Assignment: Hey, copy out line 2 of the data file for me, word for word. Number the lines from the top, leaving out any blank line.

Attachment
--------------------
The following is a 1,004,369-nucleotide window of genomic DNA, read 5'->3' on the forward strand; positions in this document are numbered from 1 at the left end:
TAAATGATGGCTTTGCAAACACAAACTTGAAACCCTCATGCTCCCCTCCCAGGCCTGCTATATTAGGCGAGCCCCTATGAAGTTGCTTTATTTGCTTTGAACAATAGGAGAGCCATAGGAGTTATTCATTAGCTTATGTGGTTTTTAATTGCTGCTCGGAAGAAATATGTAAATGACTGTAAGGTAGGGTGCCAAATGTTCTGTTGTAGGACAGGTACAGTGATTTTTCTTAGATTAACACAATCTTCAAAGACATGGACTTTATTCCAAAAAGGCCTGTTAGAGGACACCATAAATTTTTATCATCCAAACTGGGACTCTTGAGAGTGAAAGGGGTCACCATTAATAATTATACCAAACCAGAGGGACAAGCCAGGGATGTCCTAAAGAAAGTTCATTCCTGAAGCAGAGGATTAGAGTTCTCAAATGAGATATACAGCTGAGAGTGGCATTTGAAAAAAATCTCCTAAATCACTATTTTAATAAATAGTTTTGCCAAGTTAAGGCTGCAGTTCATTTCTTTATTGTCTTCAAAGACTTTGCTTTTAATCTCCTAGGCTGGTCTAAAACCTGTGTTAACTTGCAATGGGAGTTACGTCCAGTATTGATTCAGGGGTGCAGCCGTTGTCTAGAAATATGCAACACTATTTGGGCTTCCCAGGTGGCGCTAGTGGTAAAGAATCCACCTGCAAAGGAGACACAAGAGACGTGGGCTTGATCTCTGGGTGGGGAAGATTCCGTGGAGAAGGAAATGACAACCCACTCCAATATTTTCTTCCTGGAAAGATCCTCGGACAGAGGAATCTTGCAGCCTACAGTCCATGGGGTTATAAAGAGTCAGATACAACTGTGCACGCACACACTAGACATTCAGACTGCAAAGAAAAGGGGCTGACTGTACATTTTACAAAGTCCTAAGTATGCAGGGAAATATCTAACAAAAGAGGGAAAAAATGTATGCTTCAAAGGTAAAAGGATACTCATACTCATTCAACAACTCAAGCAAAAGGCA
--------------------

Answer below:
TAAATGATGGCTTTGCAAACACAAACTTGAAACCCTCATGCTCCCCTCCCAGGCCTGCTATATTAGGCGAGCCCCTATGAAGTTGCTTTATTTGCTTTGAACAATAGGAGAGCCATAGGAGTTATTCATTAGCTTATGTGGTTTTTAATTGCTGCTCGGAAGAAATATGTAAATGACTGTAAGGTAGGGTGCCAAATGTTCTGTTGTAGGACAGGTACAGTGATTTTTCTTAGATTAACACAATCTTCAAAGACATGGACTTTATTCCAAAAAGGCCTGTTAGAGGACACCATAAATTTTTATCATCCAAACTGGGACTCTTGAGAGTGAAAGGGGTCACCATTAATAATTATACCAAACCAGAGGGACAAGCCAGGGATGTCCTAAAGAAAGTTCATTCCTGAAGCAGAGGATTAGAGTTCTCAAATGAGATATACAGCTGAGAGTGGCATTTGAAAAAAATCTCCTAAATCACTATTTTAATAAATAGTTTTGCCAAGTTAAGGCTGCAGTTCATTTCTTTATTGTCTTCAAAGACTTTGCTTTTAATCTCCTAGGCTGGTCTAAAACCTGTGTTAACTTGCAATGGGAGTTACGTCCAGTATTGATTCAGGGGTGCAGCCGTTGTCTAGAAATATGCAACACTATTTGGGCTTCCCAGGTGGCGCTAGTGGTAAAGAATCCACCTGCAAAGGAGACACAAGAGACGTGGGCTTGATCTCTGGGTGGGGAAGATTCCGTGGAGAAGGAAATGACAACCCACTCCAATATTTTCTTCCTGGAAAGATCCTCGGACAGAGGAATCTTGCAGCCTACAGTCCATGGGGTTATAAAGAGTCAGATACAACTGTGCACGCACACACTAGACATTCAGACTGCAAAGAAAAGGGGCTGACTGTACATTTTACAAAGTCCTAAGTATGCAGGGAAATATCTAACAAAAGAGGGAAAAAATGTATGCTTCAAAGGTAAAAGGATACTCATACTCATTCAACAACTCAAGCAAAAGGCA